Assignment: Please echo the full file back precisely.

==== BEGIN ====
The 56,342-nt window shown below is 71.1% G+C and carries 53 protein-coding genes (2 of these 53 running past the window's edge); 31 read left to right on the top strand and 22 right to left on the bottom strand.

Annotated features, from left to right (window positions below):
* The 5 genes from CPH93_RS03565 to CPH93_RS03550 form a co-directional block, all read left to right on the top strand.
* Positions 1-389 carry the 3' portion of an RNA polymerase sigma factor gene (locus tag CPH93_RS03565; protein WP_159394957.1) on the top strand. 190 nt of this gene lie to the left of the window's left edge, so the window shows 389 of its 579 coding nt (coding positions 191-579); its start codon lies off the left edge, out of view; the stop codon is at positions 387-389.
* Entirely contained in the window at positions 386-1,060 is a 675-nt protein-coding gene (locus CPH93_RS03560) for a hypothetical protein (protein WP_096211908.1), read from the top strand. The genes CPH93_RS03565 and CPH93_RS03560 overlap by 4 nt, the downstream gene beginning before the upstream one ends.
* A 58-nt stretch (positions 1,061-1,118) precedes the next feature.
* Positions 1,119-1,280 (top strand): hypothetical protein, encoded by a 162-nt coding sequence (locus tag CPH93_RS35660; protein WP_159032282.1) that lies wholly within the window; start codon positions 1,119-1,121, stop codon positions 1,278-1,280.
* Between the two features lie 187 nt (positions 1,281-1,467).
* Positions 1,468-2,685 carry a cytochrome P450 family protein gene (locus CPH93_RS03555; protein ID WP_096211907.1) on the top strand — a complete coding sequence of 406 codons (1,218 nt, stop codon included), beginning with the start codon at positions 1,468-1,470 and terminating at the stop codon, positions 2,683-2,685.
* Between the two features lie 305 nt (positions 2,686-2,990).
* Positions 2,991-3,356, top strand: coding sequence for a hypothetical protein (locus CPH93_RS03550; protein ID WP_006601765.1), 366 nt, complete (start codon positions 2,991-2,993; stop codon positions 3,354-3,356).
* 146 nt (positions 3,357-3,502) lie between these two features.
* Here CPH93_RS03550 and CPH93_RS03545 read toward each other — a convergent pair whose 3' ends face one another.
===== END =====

The 56,342-nt window shown below is 71.1% G+C and carries 53 protein-coding genes (2 of these 53 running past the window's edge); 31 read left to right on the top strand and 22 right to left on the bottom strand.

Annotated features, from left to right (window positions below):
* The 5 genes from CPH93_RS03565 to CPH93_RS03550 form a co-directional block, all read left to right on the top strand.
* Positions 1-389 carry the 3' portion of an RNA polymerase sigma factor gene (locus tag CPH93_RS03565; protein WP_159394957.1) on the top strand. 190 nt of this gene lie to the left of the window's left edge, so the window shows 389 of its 579 coding nt (coding positions 191-579); its start codon lies off the left edge, out of view; the stop codon is at positions 387-389.
* Entirely contained in the window at positions 386-1,060 is a 675-nt protein-coding gene (locus CPH93_RS03560) for a hypothetical protein (protein WP_096211908.1), read from the top strand. The genes CPH93_RS03565 and CPH93_RS03560 overlap by 4 nt, the downstream gene beginning before the upstream one ends.
* A 58-nt stretch (positions 1,061-1,118) precedes the next feature.
* Positions 1,119-1,280 (top strand): hypothetical protein, encoded by a 162-nt coding sequence (locus tag CPH93_RS35660; protein WP_159032282.1) that lies wholly within the window; start codon positions 1,119-1,121, stop codon positions 1,278-1,280.
* Between the two features lie 187 nt (positions 1,281-1,467).
* Positions 1,468-2,685 carry a cytochrome P450 family protein gene (locus CPH93_RS03555; protein ID WP_096211907.1) on the top strand — a complete coding sequence of 406 codons (1,218 nt, stop codon included), beginning with the start codon at positions 1,468-1,470 and terminating at the stop codon, positions 2,683-2,685.
* Between the two features lie 305 nt (positions 2,686-2,990).
* Positions 2,991-3,356, top strand: coding sequence for a hypothetical protein (locus CPH93_RS03550; protein ID WP_006601765.1), 366 nt, complete (start codon positions 2,991-2,993; stop codon positions 3,354-3,356).
* 146 nt (positions 3,357-3,502) lie between these two features.
* Here CPH93_RS03550 and CPH93_RS03545 read toward each other — a convergent pair whose 3' ends face one another.